what you see a lot of in streetfighting is headbutts and kicking folks on the ground , frankly a lot of martial arts aren't really suited to real fighting
Are you trying to say that headbutts and kicking folks on the ground aren't a part of martial arts? Because if you are, then you need to get out of your gymnasium.
FWIW, I show these hidden gems in kata all the time. Then I show folks how they leave themselves open for such kinds of attacks when/if they do certain dumb things. Most good (experienced) martial artist teachers do that. And many martial arts styles have these basics covered. It's simply a matter of execution on the part of the teacher who conveys the style to students.
Several decades ago in a dan test at Bob Bethoney's dojo, one of my students did a (pulled) head butt in his test sparring match. Bobby was officiating, and said "No head butts!" No problem... we can adjust to whatever the rules are. However... next year before the dan test sparring, Bobby announced that head butts would be allowed.
just look at the clip, what stance would you get into?
Without even looking at the clip, I can tell you that most any way you stand (or position yourself on your knees or supine) is a stance. The key isn't so much the particular stance you are in, but how well you handle your center, your mobility, your weapons, and your defenses while in it. That - and not specific stances - is the essence of good martial arts.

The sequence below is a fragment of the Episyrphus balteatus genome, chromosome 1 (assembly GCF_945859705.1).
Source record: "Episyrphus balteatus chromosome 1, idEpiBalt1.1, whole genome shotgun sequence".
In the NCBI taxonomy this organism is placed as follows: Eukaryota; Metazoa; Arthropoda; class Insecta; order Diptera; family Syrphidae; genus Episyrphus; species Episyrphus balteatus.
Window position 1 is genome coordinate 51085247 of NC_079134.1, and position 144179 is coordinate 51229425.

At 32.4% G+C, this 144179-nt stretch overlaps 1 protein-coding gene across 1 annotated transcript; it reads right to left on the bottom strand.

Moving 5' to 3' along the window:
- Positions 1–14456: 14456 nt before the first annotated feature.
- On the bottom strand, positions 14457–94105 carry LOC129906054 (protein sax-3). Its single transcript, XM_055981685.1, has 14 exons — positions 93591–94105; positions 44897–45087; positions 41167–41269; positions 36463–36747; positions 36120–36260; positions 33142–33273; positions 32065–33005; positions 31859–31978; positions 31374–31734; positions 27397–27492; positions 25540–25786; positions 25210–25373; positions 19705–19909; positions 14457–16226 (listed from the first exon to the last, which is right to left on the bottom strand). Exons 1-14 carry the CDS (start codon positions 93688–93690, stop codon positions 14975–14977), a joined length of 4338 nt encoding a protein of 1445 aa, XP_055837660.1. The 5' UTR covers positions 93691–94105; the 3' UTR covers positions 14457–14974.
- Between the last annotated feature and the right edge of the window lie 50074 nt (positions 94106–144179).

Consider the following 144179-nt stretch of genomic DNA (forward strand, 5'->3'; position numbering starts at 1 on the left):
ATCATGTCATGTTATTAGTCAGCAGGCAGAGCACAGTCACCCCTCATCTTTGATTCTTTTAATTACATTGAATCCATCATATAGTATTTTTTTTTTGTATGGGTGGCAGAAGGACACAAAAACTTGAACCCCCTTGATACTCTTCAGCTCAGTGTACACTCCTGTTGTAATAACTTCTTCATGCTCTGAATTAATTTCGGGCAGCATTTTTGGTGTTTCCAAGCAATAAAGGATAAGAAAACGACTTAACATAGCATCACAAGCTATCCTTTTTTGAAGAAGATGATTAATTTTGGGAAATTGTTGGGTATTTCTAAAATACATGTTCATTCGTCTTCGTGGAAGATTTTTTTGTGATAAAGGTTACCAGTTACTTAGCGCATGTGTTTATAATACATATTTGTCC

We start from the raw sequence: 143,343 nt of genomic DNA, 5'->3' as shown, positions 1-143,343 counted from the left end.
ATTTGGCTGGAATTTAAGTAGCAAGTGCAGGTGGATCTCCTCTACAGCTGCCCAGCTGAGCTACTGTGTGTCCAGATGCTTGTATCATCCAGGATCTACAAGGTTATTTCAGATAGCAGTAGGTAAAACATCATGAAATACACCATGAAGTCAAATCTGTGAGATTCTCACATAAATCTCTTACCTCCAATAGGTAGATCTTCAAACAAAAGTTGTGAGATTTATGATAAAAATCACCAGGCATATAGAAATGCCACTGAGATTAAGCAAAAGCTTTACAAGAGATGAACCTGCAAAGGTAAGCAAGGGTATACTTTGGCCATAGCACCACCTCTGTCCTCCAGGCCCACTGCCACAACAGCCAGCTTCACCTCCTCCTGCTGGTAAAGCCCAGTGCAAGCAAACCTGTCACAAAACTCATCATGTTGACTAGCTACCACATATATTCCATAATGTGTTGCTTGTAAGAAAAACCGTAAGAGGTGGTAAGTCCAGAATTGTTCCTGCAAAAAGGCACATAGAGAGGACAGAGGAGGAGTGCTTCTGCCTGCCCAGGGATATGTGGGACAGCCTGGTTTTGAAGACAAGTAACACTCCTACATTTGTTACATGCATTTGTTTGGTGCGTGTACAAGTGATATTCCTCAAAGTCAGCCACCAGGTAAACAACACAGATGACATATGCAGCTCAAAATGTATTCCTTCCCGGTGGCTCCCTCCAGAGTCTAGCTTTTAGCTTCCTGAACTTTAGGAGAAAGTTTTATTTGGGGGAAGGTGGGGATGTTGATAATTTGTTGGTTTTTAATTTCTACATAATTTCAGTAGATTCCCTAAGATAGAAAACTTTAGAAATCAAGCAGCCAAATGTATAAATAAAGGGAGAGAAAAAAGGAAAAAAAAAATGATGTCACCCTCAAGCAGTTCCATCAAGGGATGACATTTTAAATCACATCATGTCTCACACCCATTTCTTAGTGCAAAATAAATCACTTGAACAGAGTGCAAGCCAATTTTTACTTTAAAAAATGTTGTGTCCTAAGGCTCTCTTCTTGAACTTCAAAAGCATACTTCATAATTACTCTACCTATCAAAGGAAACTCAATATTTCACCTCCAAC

Whether or not you succeed is another story. That's a function of many factors. If the odds are stacked against you, well the odds are stacked against you. But that doesn't mean you do the deer-in-the-headlamps thing and give up. It's your prerogative to maximize the odds in your favor - no matter how bad the situation is.
.how would you work in the back-spin kicks
In your TKD sparring classes where they belong.
However the fundamental element in this fancy high kick - a leg hooking motion w/o spin - is a fantastic technique that everyone should have in their arsenal. It works very well below the waist. It also is a simple tool used by grapplers while on the ground. And that requires no special distance or warm-up.
what about the "Flinch Responce"
What about it? It's there, Ray, whether you want to recognize it or not. It doesn't have to be a confounding factor. On the contrary, most good martial styles have flinch responses embedded in their movements.
Your lower brain responses will want to act before your training kicks in. The key to training is knowing what those lower brain responses are in myriad situations, and then learning how to weave your training responses in to what your body naturally will do before you can consciously evaluate a situation. And if that doesn't make sense to you right away, then sleep on it and ask around.